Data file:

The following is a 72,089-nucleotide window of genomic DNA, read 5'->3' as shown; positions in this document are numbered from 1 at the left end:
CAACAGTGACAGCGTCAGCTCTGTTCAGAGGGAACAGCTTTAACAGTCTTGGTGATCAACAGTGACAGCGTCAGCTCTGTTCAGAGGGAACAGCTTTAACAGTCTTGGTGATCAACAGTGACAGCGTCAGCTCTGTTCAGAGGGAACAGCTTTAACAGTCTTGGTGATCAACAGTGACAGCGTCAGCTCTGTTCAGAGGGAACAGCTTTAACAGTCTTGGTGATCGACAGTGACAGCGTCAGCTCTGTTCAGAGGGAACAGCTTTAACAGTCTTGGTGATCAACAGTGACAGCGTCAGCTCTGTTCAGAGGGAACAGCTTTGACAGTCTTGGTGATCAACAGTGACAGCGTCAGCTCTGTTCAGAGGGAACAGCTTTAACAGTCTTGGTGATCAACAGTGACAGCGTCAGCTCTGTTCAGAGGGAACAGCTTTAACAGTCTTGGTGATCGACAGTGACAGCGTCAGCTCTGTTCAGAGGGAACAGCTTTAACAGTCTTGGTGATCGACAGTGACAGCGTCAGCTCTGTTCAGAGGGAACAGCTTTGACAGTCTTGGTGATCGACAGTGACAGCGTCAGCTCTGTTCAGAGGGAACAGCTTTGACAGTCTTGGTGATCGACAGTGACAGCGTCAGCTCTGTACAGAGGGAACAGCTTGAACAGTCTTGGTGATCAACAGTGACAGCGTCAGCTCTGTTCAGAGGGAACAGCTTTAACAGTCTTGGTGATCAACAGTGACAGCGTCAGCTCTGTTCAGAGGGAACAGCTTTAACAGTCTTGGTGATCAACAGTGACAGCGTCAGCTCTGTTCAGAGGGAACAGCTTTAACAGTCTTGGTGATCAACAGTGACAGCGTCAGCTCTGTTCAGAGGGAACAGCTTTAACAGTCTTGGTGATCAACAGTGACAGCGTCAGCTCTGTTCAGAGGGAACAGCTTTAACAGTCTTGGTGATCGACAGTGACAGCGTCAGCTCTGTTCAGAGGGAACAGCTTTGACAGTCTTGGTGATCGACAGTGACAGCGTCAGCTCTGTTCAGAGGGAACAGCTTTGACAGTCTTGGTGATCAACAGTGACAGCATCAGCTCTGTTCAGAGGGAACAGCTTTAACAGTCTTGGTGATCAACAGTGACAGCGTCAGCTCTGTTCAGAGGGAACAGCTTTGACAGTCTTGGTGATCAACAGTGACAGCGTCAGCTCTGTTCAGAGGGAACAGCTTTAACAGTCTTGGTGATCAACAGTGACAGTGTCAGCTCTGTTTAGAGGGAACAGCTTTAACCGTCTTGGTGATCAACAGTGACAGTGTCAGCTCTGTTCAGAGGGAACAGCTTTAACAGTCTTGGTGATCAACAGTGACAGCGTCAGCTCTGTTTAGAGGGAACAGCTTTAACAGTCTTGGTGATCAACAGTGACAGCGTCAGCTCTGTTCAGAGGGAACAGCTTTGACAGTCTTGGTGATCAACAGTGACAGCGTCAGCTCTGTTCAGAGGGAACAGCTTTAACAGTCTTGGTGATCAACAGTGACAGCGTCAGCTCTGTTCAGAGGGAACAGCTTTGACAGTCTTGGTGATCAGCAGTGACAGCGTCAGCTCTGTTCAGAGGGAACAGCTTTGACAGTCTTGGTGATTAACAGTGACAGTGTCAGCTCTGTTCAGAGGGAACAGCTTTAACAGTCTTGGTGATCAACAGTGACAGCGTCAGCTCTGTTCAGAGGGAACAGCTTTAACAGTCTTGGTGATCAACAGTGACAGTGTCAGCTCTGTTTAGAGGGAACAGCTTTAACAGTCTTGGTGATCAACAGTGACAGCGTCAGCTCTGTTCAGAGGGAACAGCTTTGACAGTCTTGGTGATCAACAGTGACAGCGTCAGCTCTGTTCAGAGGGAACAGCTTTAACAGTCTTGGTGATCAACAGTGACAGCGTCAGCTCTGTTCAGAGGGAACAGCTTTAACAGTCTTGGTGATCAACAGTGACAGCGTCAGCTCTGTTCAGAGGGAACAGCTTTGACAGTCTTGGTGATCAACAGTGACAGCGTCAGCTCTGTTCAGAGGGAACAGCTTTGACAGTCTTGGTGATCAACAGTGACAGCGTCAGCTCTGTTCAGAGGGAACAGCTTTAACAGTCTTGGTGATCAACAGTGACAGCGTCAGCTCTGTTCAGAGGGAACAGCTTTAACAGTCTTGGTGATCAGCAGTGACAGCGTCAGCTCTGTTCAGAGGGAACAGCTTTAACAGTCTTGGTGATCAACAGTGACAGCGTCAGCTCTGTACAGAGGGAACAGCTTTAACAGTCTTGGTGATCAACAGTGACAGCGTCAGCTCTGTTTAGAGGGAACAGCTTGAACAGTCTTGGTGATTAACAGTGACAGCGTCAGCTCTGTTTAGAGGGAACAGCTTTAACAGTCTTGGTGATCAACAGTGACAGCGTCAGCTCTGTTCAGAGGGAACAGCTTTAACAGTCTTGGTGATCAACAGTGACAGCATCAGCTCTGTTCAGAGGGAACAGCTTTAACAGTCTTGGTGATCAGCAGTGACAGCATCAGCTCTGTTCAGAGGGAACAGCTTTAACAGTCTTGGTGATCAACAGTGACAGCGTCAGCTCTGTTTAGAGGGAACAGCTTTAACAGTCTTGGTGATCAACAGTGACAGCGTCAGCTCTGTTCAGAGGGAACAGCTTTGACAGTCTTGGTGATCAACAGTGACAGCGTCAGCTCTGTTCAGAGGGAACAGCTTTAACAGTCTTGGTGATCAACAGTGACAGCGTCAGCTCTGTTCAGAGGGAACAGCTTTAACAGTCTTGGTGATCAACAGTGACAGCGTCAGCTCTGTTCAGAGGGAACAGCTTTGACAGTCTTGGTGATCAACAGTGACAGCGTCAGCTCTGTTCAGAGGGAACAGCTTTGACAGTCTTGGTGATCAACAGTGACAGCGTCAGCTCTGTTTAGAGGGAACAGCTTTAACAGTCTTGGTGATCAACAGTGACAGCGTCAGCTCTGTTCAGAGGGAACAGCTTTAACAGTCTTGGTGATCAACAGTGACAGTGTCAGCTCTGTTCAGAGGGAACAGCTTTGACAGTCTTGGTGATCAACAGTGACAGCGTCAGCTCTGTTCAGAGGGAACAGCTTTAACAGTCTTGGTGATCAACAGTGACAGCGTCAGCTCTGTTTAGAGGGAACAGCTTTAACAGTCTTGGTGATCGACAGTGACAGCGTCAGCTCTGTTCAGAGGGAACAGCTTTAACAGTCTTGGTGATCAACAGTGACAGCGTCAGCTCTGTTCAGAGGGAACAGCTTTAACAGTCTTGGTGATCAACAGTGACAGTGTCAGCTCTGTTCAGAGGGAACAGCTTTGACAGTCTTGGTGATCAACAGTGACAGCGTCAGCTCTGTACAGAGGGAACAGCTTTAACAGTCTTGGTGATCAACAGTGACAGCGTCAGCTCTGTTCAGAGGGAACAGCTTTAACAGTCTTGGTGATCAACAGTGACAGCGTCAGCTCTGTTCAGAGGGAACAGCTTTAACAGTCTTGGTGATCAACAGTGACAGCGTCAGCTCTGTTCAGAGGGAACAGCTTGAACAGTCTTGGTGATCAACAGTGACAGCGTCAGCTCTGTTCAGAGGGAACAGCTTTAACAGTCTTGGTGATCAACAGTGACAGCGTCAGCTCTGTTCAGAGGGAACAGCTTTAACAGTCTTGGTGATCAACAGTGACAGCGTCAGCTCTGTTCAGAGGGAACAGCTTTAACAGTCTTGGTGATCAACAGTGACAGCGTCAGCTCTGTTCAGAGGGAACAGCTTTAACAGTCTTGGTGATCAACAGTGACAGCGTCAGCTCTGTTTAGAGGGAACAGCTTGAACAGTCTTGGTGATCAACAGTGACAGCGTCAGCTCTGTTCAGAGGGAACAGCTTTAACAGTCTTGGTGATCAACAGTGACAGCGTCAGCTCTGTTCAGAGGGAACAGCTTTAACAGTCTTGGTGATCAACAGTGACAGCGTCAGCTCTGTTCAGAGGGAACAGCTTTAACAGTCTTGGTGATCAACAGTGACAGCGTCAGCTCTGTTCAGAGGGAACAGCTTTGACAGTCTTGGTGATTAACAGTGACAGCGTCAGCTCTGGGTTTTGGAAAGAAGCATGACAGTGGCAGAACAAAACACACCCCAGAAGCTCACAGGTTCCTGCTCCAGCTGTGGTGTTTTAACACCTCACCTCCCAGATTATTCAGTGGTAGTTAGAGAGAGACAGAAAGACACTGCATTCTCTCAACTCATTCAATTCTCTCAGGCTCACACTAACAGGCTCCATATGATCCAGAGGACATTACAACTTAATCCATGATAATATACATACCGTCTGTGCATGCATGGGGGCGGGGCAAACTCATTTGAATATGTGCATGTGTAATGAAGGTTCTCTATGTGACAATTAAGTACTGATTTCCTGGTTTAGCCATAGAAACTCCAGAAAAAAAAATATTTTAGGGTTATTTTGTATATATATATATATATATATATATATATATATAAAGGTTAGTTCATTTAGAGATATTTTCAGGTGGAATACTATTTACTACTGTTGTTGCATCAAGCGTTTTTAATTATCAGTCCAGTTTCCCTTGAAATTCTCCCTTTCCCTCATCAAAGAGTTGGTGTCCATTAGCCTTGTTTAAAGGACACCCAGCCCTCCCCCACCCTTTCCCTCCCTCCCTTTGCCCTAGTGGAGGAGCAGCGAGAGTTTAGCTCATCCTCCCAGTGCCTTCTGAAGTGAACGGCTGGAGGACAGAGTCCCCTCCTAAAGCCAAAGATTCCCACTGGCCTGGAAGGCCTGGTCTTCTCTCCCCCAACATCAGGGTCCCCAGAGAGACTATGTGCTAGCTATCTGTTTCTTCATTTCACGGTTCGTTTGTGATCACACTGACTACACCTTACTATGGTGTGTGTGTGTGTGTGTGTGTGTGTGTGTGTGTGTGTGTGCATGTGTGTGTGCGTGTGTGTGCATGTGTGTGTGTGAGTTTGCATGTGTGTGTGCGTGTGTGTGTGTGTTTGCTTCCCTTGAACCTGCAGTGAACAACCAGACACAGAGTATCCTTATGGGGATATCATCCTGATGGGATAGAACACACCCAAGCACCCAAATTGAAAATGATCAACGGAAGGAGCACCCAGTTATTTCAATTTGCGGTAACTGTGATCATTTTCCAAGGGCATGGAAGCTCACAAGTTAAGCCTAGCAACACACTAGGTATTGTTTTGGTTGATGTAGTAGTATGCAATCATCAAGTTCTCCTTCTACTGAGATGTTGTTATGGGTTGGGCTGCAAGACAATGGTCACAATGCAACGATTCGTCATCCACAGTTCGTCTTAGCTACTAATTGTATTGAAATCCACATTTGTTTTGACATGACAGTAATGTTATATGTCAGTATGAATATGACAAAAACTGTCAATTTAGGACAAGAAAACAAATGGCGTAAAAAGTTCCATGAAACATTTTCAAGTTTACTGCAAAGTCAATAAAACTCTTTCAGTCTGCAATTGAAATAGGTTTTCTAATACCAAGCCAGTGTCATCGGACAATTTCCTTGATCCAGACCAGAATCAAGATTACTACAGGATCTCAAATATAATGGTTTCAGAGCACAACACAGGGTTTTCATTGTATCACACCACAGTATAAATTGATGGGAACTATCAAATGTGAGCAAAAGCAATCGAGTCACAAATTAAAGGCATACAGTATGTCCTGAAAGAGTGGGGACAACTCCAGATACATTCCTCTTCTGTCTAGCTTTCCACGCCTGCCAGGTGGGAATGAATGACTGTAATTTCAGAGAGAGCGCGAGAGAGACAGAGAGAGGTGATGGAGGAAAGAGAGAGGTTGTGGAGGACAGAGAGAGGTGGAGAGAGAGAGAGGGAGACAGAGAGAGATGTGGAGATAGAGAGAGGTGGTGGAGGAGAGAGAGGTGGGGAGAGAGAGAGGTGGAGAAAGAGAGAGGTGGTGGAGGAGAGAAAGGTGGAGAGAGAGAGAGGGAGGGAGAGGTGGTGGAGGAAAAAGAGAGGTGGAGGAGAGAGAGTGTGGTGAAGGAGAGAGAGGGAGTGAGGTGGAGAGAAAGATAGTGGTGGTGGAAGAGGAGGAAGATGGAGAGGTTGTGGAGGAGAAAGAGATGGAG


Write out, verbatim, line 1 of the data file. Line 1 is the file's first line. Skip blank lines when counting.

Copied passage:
The following is a 72,089-nucleotide window of genomic DNA, read 5'->3' as shown; positions in this document are numbered from 1 at the left end: